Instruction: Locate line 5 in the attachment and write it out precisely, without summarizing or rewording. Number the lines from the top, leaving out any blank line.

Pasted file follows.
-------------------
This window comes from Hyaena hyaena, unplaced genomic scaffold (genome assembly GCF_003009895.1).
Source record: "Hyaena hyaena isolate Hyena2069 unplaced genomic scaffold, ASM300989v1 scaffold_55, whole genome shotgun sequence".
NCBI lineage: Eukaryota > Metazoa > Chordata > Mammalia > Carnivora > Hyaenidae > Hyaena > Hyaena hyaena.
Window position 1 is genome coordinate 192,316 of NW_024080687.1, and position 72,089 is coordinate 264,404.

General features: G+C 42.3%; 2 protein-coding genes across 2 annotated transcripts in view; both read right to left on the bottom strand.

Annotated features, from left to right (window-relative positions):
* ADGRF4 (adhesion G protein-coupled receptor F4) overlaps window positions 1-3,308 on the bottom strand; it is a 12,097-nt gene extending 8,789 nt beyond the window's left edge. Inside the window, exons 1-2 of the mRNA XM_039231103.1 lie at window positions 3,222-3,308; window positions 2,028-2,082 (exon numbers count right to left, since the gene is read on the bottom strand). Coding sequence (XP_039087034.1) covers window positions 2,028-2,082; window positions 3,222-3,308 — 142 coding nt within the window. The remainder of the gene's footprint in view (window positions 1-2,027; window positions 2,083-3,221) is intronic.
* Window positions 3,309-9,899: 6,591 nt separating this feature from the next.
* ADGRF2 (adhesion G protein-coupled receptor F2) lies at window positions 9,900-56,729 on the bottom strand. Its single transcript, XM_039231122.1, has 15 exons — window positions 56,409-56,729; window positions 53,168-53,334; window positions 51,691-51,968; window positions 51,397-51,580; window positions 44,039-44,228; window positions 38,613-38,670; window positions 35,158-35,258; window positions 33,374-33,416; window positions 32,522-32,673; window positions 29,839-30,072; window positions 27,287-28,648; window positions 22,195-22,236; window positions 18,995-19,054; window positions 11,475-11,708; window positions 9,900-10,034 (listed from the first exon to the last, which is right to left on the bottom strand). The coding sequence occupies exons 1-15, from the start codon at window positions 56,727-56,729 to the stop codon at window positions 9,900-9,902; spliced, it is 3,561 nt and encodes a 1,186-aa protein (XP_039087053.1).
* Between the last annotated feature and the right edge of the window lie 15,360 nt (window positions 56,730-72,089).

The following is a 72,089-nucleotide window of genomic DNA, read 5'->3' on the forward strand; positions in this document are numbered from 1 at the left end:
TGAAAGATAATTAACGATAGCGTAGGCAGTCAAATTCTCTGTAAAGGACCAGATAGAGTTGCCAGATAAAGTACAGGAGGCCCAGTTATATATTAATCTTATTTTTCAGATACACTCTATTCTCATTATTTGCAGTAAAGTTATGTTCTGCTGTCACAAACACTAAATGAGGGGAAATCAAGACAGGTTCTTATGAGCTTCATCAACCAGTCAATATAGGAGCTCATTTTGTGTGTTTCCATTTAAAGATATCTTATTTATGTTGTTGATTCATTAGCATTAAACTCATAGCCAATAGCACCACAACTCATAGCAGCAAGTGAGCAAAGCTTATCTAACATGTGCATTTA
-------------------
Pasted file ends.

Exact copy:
General features: G+C 42.3%; 2 protein-coding genes across 2 annotated transcripts in view; both read right to left on the bottom strand.